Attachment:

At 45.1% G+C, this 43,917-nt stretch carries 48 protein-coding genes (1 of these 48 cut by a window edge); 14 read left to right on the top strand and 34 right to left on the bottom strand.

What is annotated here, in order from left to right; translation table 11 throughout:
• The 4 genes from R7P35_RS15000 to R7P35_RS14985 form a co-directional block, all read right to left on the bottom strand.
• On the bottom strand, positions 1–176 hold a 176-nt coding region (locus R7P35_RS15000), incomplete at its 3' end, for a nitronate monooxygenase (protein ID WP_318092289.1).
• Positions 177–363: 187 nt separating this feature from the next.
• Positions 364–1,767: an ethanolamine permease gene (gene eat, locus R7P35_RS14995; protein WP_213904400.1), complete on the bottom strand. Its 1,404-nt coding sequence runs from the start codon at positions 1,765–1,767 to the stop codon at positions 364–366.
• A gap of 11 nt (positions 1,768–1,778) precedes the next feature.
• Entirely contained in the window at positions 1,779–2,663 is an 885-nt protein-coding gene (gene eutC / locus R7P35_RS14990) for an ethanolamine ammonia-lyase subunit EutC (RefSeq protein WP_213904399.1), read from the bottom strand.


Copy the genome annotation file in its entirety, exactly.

At 45.1% G+C, this 43,917-nt stretch carries 48 protein-coding genes (1 of these 48 cut by a window edge); 14 read left to right on the top strand and 34 right to left on the bottom strand.

What is annotated here, in order from left to right; translation table 11 throughout:
• The 4 genes from R7P35_RS15000 to R7P35_RS14985 form a co-directional block, all read right to left on the bottom strand.
• On the bottom strand, positions 1–176 hold a 176-nt coding region (locus R7P35_RS15000), incomplete at its 3' end, for a nitronate monooxygenase (protein ID WP_318092289.1).
• Positions 177–363: 187 nt separating this feature from the next.
• Positions 364–1,767: an ethanolamine permease gene (gene eat, locus R7P35_RS14995; protein WP_213904400.1), complete on the bottom strand. Its 1,404-nt coding sequence runs from the start codon at positions 1,765–1,767 to the stop codon at positions 364–366.
• A gap of 11 nt (positions 1,768–1,778) precedes the next feature.
• Entirely contained in the window at positions 1,779–2,663 is an 885-nt protein-coding gene (gene eutC / locus R7P35_RS14990) for an ethanolamine ammonia-lyase subunit EutC (RefSeq protein WP_213904399.1), read from the bottom strand.